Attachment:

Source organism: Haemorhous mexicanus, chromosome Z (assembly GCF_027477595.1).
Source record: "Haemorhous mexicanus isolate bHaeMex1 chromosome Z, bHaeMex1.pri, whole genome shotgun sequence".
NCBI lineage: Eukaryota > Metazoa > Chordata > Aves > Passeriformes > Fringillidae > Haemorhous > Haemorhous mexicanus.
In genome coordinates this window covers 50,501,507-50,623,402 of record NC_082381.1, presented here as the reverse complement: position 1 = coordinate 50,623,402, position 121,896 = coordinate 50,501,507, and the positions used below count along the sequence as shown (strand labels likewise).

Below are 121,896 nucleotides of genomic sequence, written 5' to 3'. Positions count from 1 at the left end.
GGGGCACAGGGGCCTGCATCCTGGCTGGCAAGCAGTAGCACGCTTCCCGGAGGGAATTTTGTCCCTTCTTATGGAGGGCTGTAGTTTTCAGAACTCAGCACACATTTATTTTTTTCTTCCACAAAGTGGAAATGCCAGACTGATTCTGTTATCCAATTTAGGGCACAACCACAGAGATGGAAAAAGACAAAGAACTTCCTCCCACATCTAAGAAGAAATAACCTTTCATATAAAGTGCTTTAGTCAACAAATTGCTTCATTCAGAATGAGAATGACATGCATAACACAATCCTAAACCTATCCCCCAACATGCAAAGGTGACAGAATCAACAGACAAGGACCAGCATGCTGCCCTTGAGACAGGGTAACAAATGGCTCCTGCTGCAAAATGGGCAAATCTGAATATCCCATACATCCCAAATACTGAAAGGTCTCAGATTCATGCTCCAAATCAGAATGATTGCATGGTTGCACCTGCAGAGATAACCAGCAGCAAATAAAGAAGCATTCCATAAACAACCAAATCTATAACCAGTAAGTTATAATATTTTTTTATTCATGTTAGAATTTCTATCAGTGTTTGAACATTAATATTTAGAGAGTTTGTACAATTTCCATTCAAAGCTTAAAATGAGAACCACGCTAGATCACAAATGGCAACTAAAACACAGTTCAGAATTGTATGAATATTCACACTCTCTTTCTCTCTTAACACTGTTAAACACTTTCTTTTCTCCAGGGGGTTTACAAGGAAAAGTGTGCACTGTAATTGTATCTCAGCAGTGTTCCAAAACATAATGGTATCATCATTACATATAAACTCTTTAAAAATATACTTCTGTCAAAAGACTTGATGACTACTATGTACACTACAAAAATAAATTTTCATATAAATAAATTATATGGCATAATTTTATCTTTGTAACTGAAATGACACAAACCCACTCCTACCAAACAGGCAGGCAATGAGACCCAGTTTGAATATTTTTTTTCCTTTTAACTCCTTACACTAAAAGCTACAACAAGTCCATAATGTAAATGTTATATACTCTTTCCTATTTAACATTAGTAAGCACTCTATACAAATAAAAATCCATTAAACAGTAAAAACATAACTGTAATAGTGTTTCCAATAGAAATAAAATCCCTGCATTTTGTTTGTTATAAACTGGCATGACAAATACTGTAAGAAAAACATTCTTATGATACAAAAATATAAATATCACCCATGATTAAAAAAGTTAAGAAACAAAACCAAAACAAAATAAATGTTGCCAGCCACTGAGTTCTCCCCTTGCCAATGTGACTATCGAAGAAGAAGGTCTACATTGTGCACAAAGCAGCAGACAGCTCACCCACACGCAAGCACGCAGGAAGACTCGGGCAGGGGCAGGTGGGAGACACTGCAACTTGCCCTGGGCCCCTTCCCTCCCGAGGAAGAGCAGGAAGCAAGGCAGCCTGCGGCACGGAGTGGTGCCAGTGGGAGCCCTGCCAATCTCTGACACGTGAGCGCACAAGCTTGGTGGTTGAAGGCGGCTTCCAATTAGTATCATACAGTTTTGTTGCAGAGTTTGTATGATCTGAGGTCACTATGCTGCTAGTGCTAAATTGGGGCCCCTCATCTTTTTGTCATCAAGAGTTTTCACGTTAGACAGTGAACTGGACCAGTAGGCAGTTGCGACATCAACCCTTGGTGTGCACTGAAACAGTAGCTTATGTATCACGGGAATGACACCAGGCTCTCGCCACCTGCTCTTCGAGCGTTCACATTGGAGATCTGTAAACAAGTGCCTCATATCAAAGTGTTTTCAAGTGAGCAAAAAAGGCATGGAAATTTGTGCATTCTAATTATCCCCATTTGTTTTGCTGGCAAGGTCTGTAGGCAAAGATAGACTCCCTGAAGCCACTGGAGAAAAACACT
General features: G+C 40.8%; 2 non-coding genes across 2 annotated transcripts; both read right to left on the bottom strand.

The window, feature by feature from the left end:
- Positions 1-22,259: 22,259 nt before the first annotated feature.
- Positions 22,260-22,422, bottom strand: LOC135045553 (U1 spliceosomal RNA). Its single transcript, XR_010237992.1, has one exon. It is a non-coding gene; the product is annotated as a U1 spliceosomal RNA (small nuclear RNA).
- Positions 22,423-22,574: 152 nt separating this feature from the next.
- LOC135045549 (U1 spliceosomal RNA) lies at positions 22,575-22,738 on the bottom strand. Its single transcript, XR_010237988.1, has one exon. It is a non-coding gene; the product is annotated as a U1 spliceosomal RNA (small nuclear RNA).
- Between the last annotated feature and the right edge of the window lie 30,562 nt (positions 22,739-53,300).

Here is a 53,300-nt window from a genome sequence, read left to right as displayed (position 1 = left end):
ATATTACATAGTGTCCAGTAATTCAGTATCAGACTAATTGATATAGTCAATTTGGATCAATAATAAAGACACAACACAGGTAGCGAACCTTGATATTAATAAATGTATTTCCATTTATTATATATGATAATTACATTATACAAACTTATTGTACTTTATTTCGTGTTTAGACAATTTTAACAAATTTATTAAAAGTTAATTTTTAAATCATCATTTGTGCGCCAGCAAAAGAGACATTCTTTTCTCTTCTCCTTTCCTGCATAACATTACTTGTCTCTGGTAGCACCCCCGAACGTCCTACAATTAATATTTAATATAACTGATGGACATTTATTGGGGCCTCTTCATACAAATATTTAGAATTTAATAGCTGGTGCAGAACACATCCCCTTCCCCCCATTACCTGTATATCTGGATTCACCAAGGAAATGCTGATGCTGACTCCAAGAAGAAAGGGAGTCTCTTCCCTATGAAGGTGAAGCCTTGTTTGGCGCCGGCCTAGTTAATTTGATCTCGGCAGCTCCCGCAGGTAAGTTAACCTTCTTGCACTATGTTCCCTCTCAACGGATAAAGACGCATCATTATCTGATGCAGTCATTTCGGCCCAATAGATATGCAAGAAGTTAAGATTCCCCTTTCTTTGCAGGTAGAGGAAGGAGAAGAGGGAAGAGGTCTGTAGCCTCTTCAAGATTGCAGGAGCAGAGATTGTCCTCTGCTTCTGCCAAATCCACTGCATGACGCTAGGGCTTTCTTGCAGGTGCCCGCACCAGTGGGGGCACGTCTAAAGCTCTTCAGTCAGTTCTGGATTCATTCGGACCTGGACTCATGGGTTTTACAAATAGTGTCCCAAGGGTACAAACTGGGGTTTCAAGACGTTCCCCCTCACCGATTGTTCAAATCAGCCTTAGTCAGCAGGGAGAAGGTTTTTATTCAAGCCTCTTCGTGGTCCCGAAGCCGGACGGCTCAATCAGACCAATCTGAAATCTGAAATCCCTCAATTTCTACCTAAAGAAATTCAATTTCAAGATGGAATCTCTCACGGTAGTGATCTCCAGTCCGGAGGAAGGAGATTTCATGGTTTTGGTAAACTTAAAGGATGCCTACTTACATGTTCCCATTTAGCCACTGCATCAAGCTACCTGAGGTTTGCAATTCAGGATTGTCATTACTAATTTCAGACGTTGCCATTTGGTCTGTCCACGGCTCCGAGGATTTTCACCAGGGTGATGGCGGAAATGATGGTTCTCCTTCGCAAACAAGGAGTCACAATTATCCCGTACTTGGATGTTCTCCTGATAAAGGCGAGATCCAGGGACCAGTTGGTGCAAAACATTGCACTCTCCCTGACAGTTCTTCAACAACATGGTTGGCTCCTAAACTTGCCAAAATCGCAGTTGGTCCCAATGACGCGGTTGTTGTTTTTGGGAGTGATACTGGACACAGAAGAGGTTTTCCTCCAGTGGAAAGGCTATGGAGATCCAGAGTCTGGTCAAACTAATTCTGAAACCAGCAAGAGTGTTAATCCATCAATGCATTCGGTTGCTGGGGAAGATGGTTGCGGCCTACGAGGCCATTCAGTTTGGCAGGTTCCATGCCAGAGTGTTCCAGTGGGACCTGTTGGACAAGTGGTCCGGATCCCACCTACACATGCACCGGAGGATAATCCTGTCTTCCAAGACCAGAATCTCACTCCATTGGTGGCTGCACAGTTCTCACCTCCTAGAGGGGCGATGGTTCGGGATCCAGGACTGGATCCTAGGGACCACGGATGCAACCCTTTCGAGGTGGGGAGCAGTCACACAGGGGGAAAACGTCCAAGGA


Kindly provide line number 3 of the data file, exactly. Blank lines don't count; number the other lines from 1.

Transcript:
NCBI lineage: Eukaryota > Metazoa > Chordata > Aves > Passeriformes > Fringillidae > Haemorhous > Haemorhous mexicanus.